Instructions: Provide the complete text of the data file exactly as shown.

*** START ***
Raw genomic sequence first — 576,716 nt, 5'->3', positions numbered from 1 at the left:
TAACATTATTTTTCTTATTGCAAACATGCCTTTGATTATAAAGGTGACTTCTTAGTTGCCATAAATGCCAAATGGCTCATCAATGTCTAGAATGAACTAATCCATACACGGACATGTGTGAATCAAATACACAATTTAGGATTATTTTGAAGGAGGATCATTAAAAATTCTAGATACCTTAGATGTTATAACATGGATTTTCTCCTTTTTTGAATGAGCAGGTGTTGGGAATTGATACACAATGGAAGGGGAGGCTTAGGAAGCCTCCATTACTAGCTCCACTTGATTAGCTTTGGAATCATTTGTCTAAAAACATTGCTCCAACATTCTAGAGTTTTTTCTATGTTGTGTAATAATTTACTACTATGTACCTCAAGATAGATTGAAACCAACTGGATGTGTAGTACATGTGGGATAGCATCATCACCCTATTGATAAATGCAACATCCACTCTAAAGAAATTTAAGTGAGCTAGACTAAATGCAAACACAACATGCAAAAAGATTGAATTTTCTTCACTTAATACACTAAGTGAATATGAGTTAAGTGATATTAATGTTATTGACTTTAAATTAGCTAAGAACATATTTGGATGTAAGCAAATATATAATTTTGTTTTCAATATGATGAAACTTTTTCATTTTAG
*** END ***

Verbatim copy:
Raw genomic sequence first — 576,716 nt, 5'->3', positions numbered from 1 at the left:
TAACATTATTTTTCTTATTGCAAACATGCCTTTGATTATAAAGGTGACTTCTTAGTTGCCATAAATGCCAAATGGCTCATCAATGTCTAGAATGAACTAATCCATACACGGACATGTGTGAATCAAATACACAATTTAGGATTATTTTGAAGGAGGATCATTAAAAATTCTAGATACCTTAGATGTTATAACATGGATTTTCTCCTTTTTTGAATGAGCAGGTGTTGGGAATTGATACACAATGGAAGGGGAGGCTTAGGAAGCCTCCATTACTAGCTCCACTTGATTAGCTTTGGAATCATTTGTCTAAAAACATTGCTCCAACATTCTAGAGTTTTTTCTATGTTGTGTAATAATTTACTACTATGTACCTCAAGATAGATTGAAACCAACTGGATGTGTAGTACATGTGGGATAGCATCATCACCCTATTGATAAATGCAACATCCACTCTAAAGAAATTTAAGTGAGCTAGACTAAATGCAAACACAACATGCAAAAAGATTGAATTTTCTTCACTTAATACACTAAGTGAATATGAGTTAAGTGATATTAATGTTATTGACTTTAAATTAGCTAAGAACATATTTGGATGTAAGCAAATATATAATTTTGTTTTCAATATGATGAAACTTTTTCATTTTAG